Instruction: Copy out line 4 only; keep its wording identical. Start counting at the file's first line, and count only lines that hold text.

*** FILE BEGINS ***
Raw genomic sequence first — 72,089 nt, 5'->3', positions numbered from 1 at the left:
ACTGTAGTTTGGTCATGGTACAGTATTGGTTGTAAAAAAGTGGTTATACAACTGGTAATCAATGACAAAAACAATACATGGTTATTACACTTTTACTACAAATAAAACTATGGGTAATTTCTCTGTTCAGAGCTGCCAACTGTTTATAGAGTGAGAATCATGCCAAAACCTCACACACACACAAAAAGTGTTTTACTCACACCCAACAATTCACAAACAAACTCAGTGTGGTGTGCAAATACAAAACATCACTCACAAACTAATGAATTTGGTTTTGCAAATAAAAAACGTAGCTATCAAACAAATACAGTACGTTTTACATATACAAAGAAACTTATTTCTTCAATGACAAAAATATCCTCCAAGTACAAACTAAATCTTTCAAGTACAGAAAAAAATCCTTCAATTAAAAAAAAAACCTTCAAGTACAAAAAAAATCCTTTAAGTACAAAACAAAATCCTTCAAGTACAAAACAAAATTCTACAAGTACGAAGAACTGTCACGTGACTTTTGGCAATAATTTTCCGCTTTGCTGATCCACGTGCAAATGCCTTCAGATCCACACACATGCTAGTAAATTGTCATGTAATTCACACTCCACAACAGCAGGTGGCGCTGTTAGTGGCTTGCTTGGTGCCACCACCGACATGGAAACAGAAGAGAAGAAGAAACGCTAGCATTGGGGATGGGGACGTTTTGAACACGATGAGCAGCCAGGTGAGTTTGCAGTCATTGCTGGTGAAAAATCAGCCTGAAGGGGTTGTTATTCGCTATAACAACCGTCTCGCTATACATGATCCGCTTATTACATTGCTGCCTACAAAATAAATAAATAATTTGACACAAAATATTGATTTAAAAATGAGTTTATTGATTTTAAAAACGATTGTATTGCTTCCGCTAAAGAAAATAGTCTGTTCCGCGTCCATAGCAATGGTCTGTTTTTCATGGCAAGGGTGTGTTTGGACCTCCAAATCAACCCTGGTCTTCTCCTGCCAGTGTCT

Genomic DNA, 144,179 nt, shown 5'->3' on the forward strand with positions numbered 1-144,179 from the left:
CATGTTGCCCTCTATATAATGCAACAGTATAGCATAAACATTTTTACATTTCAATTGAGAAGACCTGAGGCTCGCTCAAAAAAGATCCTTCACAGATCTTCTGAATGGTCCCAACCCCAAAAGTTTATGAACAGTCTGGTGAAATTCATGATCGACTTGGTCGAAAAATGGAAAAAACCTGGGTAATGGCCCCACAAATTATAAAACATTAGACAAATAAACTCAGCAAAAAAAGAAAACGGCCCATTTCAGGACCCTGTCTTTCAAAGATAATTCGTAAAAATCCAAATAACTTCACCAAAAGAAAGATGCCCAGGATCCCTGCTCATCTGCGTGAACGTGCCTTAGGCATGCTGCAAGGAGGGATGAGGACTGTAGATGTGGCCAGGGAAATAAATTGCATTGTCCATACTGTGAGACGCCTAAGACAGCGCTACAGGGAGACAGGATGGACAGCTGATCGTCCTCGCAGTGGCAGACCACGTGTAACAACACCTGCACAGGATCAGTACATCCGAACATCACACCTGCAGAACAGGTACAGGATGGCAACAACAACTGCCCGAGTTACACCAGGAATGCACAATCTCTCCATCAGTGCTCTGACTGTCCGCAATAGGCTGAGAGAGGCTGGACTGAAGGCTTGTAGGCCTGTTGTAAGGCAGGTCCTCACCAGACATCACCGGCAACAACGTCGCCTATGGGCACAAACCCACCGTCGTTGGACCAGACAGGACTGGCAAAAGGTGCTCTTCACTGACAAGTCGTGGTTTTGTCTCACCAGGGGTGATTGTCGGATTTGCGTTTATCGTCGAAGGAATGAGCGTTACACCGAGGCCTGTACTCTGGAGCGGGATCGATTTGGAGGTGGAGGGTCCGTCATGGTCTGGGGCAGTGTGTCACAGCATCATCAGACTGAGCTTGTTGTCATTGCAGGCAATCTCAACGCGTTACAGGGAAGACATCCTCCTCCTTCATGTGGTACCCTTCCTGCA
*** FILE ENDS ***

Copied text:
CATGTTGCCCTCTATATAATGCAACAGTATAGCATAAACATTTTTACATTTCAATTGAGAAGACCTGAGGCTCGCTCAAAAAAGATCCTTCACAGATCTTCTGAATGGTCCCAACCCCAAAAGTTTATGAACAGTCTGGTGAAATTCATGATCGACTTGGTCGAAAAATGGAAAAAACCTGGGTAATGGCCCCACAAATTATAAAACATTAGACAAATAAACTCAGCAAAAAAAGAAAACGGCCCATTTCAGGACCCTGTCTTTCAAAGATAATTCGTAAAAATCCAAATAACTTCACCAAAAGAAAGATGCCCAGGATCCCTGCTCATCTGCGTGAACGTGCCTTAGGCATGCTGCAAGGAGGGATGAGGACTGTAGATGTGGCCAGGGAAATAAATTGCATTGTCCATACTGTGAGACGCCTAAGACAGCGCTACAGGGAGACAGGATGGACAGCTGATCGTCCTCGCAGTGGCAGACCACGTGTAACAACACCTGCACAGGATCAGTACATCCGAACATCACACCTGCAGAACAGGTACAGGATGGCAACAACAACTGCCCGAGTTACACCAGGAATGCACAATCTCTCCATCAGTGCTCTGACTGTCCGCAATAGGCTGAGAGAGGCTGGACTGAAGGCTTGTAGGCCTGTTGTAAGGCAGGTCCTCACCAGACATCACCGGCAACAACGTCGCCTATGGGCACAAACCCACCGTCGTTGGACCAGACAGGACTGGCAAAAGGTGCTCTTCACTGACAAGTCGTGGTTTTGTCTCACCAGGGGTGATTGTCGGATTTGCGTTTATCGTCGAAGGAATGAGCGTTACACCGAGGCCTGTACTCTGGAGCGGGATCGATTTGGAGGTGGAGGGTCCGTCATGGTCTGGGGCAGTGTGTCACAGCATCATCAGACTGAGCTTGTTGTCATTGCAGGCAATCTCAACGCGTTACAGGGAAGACATCCTCCTCCTTCATGTGGTACCCTTCCTGCA